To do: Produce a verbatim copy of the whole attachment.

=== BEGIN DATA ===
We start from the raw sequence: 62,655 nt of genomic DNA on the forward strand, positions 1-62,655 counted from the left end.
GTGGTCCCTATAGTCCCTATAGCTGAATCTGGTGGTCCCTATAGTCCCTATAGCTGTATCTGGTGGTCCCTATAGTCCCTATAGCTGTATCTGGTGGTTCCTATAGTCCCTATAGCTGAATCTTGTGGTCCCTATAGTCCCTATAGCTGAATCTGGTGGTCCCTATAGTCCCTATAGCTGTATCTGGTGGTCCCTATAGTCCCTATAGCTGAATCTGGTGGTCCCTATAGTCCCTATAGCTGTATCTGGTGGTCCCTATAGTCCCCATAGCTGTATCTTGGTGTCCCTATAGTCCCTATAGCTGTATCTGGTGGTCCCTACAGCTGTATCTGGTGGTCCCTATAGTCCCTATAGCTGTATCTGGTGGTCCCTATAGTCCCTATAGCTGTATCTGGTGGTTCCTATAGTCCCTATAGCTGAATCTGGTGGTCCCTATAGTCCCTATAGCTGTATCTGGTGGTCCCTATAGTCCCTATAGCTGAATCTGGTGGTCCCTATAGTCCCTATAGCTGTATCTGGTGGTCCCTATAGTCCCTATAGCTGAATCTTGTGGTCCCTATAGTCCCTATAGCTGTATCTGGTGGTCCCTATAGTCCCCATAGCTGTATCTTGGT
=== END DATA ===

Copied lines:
We start from the raw sequence: 62,655 nt of genomic DNA on the forward strand, positions 1-62,655 counted from the left end.
GTGGTCCCTATAGTCCCTATAGCTGAATCTGGTGGTCCCTATAGTCCCTATAGCTGTATCTGGTGGTCCCTATAGTCCCTATAGCTGTATCTGGTGGTTCCTATAGTCCCTATAGCTGAATCTTGTGGTCCCTATAGTCCCTATAGCTGAATCTGGTGGTCCCTATAGTCCCTATAGCTGTATCTGGTGGTCCCTATAGTCCCTATAGCTGAATCTGGTGGTCCCTATAGTCCCTATAGCTGTATCTGGTGGTCCCTATAGTCCCCATAGCTGTATCTTGGTGTCCCTATAGTCCCTATAGCTGTATCTGGTGGTCCCTACAGCTGTATCTGGTGGTCCCTATAGTCCCTATAGCTGTATCTGGTGGTCCCTATAGTCCCTATAGCTGTATCTGGTGGTTCCTATAGTCCCTATAGCTGAATCTGGTGGTCCCTATAGTCCCTATAGCTGTATCTGGTGGTCCCTATAGTCCCTATAGCTGAATCTGGTGGTCCCTATAGTCCCTATAGCTGTATCTGGTGGTCCCTATAGTCCCTATAGCTGAATCTTGTGGTCCCTATAGTCCCTATAGCTGTATCTGGTGGTCCCTATAGTCCCCATAGCTGTATCTTGGT